A total number of 726 newborns were enrolled in the study. Mean CB-TSH was 8.9µIU/mL and the CB-TSH values ranged between 0.06 - 55.57 µIU/mL. Fifty-four (7.5%) neonates had CB-TSH values >20 µIU/mL of which 5 (0.7%) had values >40µIU/mL. Demographic data of all newborns with normal TSH and TSH > 20 µIU/mL is depicted in table 1. CB-TSH levels as per various demographic data are depicted in table 2. Total 143 (19.7%) newborns were preterm and 583 (80.3%) were term newborns and 169 (23.28%) newborns were LBW and 557 (76.72%) had normal birth weight. The mean birth weight was 2.8 ± 0.43 kg. Fetak distress was present in 85 (11.7%) newborns. Mode of delivery was vaginal in 397 (54.68%) babies and 329 (45.32%) were delivered by lower segment caesarean section (LSCS).

Table 1. Demographic data of newborns with high and normal TSH.
Variables Newborns with Normal TSH (%) Newborns with TSH > 20 µIU/mL (%)
Gender
Male 384 (57.1 %) 17 (31.5 %)
Female 288 (42.9 %) 37 (68.5 %)
Gestational Age
Preterms 127 (18.9 %) 16 (29.6 %)
Full terms 545 (81.1 %) 38 (70.4 %)
Birth Weight
Low Birth Weight 155 (23.1 %) 14 (25.9 %)
Normal Birth Weight 517 (76.9 %) 40 (74.1 %)
Birth order
1st baby 243 (36.2 %) 32 (59.3 %)
2nd or later baby 429 (63.8 %) 22 (40.7 %)
Mode of Delivery
Normal Vaginal Delivery 349 (51.9 %) 30 (55.6 %)
Assisted Vaginal Delivery 16 (2.5 %) 02 (3.6 %)
Elective Caesarean Section 44 (6.5 %) 03 (5.6 %)
Emergency Caesarean Section 263 (39.1 %) 19 (35.2 %)
Dysphagia - 1 (1.5%)
Fetal distress 63 (9.4 %) 22 (40.7 %)


Table 2: Comparison of CB-TSH levels according to various demographic parameters.
Parameters Mean + SD p value
Gender
Males 9.9 + 8.3 0.0001
Females 7.6 + 5.6
Gestational Age
Preterm 9.5 + 8.7 0.317
Term 8.7 + 6.9
Birth Weight
Low Birth Weight 9.4 + 8.6 0.36
Normal Birth Weight 8.7 + 6.9
Birth order
1st baby 9.4 + 8.2 0.132
2nd or later baby 8.5 + 6.7
Foetal Distress - Yes 13.3 + 11.7 0.0001
No 8.3 + 6.7
Mode of Delivery
Vaginal Delivery Normal / Assisted 9.3 + 7.6 0.84
Elective/ Emergency LSCS 8.5 + 6.8
Elective LSCS 6.6 + 4.5 0.00024
Vaginal Deliveries & Emergency LSCS 9.1 + 7.5
Elective LSCS 6.6 + 4.5 0.00427
Emergency LSCS 8.7 + 7.2
Normal Vaginal Delivery in Primi-para mother 10.4 + 8.3 0.0003
Normal Vaginal Delivery in Multipara mother 8.7 + 7.6




 
Discussion
Congenital Hypothyroidism (CH) being preventable cause of mental retardation, it has been accepted now that the screening for CH will decrease the burden of mentally retarded children in society. Many Western countries and some of the Asian countries have established screening programmes2,11. In India an attempt has been made to screen neonates at various centres in 2007 by ICMR12, but national programme does not exist at present. The method of screening is also not uniform. Various cut-offs have been used in different studies13,14,15, but it has been accepted to take cut-off of >20µIU/mL for recall.
Studies have been conducted using cord blood TSH and the influence of perinatal and other factors on CB-TSH with paradoxical and different results. In our study conducted under setting of hospital attached to Medical College in rural area, we found that 7.44% of all samples had values more than 20µIU/mL. A comparable result has been reported16. Mean cord blood TSH in our study was 8.88µIU/mL and standard deviation was 7.3. TSH ranging from 6.13 to 10µIU/mL have been reported17,18. The mean CB-TSH was higher than 10 µIU/mL in some studies19,20. In our study male: female ratio was 1.23:1. We found male newborns had significantly higher levels than female. Similar observation has been reported9,21. However, some studies did not find any significant differences in mean TSH level according to sex7,8,22,23,24,25. It has been observed that mean CB-TSH was higher in preterm babies, low birth weight newborns and babies born of 1st order but the difference was not significant. Many previous studies have reported that TSH levels increase with increasing gestational age6,24,25; however, higher TSH levels in preterm than in term babies has been reported7 and several other studies have reported no difference in TSH levels according to gestational age8,23. Although some studies have reported that low birth weight is related to high TSH levels7,24, we did not find any association between birth weight and TSH level, in line with two previous reports 21,23. Therefore, the relationship between TSH level and gestational age or birth weight seems to be different according to the study population and the mechanisms for the same are poorly understood.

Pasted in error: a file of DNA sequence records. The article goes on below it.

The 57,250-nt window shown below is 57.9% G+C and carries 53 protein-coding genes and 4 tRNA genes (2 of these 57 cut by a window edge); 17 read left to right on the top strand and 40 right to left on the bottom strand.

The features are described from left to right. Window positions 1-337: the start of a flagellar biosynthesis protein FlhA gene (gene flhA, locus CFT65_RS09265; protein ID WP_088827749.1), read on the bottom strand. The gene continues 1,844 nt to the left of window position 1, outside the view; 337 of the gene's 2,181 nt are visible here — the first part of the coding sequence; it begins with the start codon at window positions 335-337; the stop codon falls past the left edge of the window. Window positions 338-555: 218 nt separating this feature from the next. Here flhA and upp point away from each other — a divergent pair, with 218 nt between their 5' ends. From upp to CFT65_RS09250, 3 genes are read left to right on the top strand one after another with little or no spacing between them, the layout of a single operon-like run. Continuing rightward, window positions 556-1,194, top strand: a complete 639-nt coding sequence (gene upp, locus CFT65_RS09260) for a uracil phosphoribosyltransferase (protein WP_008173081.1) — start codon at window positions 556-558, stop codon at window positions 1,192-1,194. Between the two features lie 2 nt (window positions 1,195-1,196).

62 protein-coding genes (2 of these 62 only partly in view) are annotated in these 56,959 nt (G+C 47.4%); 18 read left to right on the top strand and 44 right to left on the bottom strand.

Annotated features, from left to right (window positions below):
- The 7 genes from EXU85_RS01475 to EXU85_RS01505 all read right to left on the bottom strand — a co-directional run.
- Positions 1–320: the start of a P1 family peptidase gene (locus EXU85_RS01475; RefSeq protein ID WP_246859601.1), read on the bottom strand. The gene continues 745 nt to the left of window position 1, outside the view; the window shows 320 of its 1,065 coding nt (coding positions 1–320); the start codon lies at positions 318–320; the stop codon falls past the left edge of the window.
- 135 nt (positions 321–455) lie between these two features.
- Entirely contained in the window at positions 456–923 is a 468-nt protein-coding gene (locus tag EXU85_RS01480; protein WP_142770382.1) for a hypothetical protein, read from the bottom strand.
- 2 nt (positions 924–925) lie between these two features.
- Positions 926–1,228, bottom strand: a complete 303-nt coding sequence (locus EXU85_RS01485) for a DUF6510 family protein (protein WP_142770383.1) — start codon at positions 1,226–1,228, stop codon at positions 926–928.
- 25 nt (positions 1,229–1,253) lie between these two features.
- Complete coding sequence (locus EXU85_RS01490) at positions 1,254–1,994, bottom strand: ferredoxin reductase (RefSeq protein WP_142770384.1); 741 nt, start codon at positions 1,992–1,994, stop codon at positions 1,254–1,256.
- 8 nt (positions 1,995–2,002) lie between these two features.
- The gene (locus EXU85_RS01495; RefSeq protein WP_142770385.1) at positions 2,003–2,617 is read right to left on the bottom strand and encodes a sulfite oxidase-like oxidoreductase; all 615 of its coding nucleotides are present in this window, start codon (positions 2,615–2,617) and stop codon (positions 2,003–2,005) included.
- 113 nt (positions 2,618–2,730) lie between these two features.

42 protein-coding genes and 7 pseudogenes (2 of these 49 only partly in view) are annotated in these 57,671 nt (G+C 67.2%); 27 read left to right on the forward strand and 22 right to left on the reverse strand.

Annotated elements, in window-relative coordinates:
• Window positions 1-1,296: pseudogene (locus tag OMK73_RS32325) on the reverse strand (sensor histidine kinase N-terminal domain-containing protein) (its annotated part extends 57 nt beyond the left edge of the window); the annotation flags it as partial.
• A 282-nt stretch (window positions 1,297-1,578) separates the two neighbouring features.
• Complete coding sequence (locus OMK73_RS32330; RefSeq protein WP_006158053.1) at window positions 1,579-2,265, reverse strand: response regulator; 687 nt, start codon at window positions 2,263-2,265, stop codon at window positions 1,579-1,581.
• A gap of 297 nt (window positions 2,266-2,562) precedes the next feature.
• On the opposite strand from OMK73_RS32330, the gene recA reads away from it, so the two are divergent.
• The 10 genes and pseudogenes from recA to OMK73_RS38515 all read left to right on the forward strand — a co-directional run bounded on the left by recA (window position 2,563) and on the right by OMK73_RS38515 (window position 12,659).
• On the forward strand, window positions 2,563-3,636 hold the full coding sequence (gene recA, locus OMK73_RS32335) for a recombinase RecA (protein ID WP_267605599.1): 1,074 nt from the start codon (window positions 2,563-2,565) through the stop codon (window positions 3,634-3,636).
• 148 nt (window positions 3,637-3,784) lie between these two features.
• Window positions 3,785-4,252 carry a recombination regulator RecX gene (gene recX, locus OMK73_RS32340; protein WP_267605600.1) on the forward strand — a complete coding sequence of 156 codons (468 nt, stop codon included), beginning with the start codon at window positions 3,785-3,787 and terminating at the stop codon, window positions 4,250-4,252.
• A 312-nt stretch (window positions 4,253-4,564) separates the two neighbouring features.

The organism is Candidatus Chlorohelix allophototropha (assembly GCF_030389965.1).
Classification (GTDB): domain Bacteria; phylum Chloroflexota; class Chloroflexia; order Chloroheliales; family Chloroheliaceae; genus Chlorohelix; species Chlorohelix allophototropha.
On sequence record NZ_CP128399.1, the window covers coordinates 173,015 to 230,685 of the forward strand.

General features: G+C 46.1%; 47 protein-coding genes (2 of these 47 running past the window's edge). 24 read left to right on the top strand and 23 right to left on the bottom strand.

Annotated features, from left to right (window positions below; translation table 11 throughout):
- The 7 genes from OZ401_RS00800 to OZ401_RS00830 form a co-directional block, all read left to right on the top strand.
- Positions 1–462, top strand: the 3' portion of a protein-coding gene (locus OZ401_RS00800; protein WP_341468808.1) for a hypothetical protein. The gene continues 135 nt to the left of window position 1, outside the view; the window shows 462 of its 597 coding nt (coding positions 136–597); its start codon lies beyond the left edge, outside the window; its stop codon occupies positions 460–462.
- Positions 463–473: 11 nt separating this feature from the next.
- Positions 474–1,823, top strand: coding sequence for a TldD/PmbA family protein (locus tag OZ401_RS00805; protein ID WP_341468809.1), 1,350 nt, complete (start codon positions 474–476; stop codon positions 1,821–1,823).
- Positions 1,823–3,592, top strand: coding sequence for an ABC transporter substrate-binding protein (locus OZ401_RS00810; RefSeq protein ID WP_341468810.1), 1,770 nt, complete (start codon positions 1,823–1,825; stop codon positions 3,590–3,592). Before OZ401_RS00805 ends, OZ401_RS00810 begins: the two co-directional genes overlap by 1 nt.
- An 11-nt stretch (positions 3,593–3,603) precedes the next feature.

Infants with foetal distress or prolonged second stage of labour had significantly higher Cord Blood TSH levels. Similar observation has been reported6,7. As far as mode of deliveries was concerned the newborns delivered by elective Caesarean Section had significantly lower mean levels of CB-TSH as compared to in those delivered by vaginal delivery or emergency LSCS. This difference can be explained on the basis a surge in catecholamine secretion during the process of parturition and this can be more in asphyxiated newborns and in vaginally delivered newborns compared to those born by elective caesarean section26,27.In contrast, two studies have shown no difference in neonatal TSH level according to mode of delivery7,28. Observed higher value of CB-TSH in primiparous mother delivered vaginally may be due to relatively more difficult labor associated with a first delivery compared to subsequent deliveries could increase TSH levels. It is in line with the previous reports7,9,21,22.Thus there were varying results in different studies as far as the influence of perinatal and other factors on CB-TSH levels. The newborns with elevated CB-TSH could not be investigated further due to the high cost free T4 estimation and the patients were lost to follow up.
 
Conclusion
Congenital hypothyroidism (CH) is a major preventable cause of mental retardation. In India, there is no screening programme for CH. An elevated cord blood TSH value has been found in substantial numbers of babies. Male sex, mode of delivery and perinatal stress factors has a significant impact on CB-TSH levels. As various other factors can influence CB-TSH, its value should be interpreted with caution.

Limitations:
To have more conclusive evidence for our findings we need to evaluate more number of babies from the rural population as well as include other maternal and perinatal parameters in the analysis.
 
Funding
Rs 20,000 was provided by research society of MIMER Medical College, Talegaon -Dabhade.
 
Conflict of Interest
None.
 
Acknowledgement
We express our deep gratitude to all parents who consented to volunteer in this project. We are grateful to all nursing staff and residents of the pediatric and OBGY departments who helped in blood collection. We also acknowledge the research facilities provided by MIMER Medical College, Talegaon Dabhade.
 
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DOI No : https://doi.org/10.7199/ped.oncall.2019.31